What is POV and why is it important?

POV (Point of View) is the difference between you telling the reader the story and the readers seeing the story through the character’s/characters’ eyes, hearing it through their ears, feeling it, smelling it, etc.

Often, the mastery of the POV is what separates a good author from a great author (IMO).

There are many to choose from (list taken from Wikipedia):

  • Narrative point of view

  • First-person view

  • Second-person view

  • Third-person view

  • Alternating person view

  • Narrative voice

    • Stream-of-consciousness voice

    • Character voice

      • Unreliable voice

  • Epistolary voice (letter/email/text, etc writing)

  • Third-person voices

    • Third-person, subjective

    • Third-person, objective

    • Third-person, omniscient

To any of these you can apply

  • Narrative time

  • Past tense

  • Present tense

  • Future tense

Future tense is rare. Can you think why?

Historically, third-person omnipresent (and past tense) was the most common.


  • Narrator is objective, reliable (you can trust the story to be true).

  • Best suited to telling epic, complicated stories in which a single character simply wouldn’t see all that was going on.

People may distinguish between third-person omniscient and universal omniscient. With universal omniscient, the narrator is able to tell the reader things that the characters wouldn’t know.

Can you think of any disadvantages?

First-person/present tense is currently popular among, in particular, the Young Adult themed books (well known example is Hunger Games by Suzanne Collins). This style creates a sense of immediacy. The reader experiences events through the eyes of one of the characters in the book at the same time the characters do.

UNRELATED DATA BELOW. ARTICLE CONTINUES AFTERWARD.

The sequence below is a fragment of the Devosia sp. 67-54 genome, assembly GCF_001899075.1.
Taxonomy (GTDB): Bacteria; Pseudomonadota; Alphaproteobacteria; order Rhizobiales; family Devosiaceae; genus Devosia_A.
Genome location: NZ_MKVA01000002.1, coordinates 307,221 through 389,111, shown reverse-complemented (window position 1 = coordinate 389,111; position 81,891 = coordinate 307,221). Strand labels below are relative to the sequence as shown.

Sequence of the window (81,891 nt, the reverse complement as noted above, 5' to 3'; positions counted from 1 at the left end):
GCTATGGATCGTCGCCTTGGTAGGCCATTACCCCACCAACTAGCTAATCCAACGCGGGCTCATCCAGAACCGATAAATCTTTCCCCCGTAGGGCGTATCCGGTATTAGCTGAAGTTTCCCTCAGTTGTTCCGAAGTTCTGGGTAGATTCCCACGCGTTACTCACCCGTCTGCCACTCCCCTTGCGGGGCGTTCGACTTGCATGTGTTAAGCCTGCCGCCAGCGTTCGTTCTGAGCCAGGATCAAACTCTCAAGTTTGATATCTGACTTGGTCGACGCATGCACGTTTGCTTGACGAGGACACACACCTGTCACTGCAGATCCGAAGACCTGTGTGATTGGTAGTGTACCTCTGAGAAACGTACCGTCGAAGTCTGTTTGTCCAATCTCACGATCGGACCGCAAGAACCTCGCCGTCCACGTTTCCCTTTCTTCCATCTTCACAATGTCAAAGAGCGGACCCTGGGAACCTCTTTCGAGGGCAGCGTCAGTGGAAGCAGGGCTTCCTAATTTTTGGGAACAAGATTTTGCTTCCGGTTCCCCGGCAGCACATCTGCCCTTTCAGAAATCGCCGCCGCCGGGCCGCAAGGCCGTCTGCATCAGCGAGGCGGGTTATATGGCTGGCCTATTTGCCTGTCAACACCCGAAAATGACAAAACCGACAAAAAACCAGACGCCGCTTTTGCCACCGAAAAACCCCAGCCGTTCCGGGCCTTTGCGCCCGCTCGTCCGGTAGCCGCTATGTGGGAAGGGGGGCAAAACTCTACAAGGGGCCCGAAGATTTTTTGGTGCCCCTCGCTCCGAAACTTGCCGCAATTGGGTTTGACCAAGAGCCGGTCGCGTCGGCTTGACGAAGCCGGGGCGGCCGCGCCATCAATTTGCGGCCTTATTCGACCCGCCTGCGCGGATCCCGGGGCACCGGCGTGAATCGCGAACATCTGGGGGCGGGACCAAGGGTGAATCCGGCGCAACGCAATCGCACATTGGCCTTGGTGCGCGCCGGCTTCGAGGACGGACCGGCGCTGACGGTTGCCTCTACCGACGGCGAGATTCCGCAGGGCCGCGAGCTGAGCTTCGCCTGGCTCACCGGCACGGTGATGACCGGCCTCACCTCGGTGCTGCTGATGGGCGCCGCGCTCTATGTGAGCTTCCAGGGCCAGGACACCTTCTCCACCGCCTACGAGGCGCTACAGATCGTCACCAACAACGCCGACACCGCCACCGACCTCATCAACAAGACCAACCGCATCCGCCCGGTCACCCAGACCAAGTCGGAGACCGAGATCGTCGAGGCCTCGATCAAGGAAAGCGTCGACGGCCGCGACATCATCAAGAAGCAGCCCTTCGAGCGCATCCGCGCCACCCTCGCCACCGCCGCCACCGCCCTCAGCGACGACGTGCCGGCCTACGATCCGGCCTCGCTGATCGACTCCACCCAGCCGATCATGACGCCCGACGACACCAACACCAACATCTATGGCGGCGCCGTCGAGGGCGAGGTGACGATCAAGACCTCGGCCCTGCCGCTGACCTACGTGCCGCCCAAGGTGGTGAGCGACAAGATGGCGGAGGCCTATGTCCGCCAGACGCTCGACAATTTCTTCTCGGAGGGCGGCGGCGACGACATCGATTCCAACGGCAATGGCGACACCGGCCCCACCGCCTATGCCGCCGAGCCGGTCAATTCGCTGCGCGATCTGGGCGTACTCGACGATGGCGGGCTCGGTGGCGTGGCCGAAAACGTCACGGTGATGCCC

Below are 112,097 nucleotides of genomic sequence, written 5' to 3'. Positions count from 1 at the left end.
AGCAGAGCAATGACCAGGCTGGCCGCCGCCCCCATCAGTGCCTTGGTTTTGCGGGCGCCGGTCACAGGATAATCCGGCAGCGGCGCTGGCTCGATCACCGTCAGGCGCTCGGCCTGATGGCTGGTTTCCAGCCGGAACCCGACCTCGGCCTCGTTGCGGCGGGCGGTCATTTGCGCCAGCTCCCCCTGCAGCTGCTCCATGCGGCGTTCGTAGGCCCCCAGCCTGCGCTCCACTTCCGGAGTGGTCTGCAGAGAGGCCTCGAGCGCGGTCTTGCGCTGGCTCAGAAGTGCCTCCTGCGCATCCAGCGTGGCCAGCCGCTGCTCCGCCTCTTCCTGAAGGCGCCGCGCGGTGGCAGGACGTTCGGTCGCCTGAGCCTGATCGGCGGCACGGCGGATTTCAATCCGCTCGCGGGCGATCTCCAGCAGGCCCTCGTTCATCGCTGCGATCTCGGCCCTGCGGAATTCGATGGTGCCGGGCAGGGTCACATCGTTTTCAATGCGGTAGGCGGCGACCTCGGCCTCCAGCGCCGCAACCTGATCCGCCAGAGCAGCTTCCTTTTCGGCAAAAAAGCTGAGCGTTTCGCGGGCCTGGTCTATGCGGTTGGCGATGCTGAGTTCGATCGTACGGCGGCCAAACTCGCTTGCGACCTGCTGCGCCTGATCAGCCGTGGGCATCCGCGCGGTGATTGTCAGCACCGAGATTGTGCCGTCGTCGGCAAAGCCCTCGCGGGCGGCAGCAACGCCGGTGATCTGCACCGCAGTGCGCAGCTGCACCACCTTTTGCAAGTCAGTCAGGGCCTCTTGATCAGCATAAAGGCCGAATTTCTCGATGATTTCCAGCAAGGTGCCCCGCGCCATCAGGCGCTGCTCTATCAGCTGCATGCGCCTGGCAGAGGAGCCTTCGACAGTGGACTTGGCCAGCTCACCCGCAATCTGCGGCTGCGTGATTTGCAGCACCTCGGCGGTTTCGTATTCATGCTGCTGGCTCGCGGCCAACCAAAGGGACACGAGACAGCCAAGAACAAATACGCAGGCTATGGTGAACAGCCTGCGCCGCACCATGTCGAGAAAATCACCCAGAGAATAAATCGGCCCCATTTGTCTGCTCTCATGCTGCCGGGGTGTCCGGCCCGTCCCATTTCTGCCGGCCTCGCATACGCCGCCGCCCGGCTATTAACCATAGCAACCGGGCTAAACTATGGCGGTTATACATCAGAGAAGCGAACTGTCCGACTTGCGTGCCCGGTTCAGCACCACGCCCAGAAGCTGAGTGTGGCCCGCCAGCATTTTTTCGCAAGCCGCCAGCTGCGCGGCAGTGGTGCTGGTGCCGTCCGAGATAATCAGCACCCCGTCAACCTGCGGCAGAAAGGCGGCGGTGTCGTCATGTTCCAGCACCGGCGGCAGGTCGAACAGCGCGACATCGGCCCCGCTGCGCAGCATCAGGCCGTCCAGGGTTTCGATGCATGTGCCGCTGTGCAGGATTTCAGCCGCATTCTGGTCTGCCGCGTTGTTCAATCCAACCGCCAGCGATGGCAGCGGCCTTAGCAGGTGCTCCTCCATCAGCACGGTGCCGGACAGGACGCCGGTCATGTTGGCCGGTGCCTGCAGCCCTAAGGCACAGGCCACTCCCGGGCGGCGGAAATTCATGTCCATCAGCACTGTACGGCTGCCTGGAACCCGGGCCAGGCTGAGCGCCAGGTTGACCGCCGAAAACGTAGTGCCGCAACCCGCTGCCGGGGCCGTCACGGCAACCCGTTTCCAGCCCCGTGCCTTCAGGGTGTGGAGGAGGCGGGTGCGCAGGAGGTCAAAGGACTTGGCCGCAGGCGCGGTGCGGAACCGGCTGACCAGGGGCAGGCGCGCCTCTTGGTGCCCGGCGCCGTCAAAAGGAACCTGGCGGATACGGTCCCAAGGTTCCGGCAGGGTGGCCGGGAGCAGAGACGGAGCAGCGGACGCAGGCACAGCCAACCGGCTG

• Can share inner most thoughts (depending how aware the character is that they’re sharing their story… if they are aware, they may “choose” to keep some thoughts private).

  • Sense of drama may be greater as you experience events unfold with the character.

  • Others?


  • Subjective, perhaps unreliable.

  • The details the character notices may be coloured by their previous experiences – you may not see the whole picture.

One thing to be aware of when writing present tense, in particular, is what would the character want to share in the middle of events? It can read disingenuous when the character is noticing the feel of her dress around her ankles as she runs for her life… unless she’s noticing the tripping risk.

Hunger Games works because its narrative is really very sparse. Katniss thinks, and we’re right there with her as she does, but her thoughts are focussed on what is happening and what that means for her. There is little, if any, noticing of the pretty things. All is about what can be used as a tool and calculating how likely she is to succeed at trying.

Third-person is the most commonly used. When I began early edits of my novel Healer’s Touch, I asked some friends if they preferred first- or third-person narrative, and third came back the winner (small sample size, but, meh…).

Third-person can be delivered as close as first-person (subjective), even delve into the character’s thoughts, or it can be omniscient (objective), or somewhere in between (hence the popularity). As such, third-person has the same advantages and disadvantages as omniscient and first-person, and for the same reasons.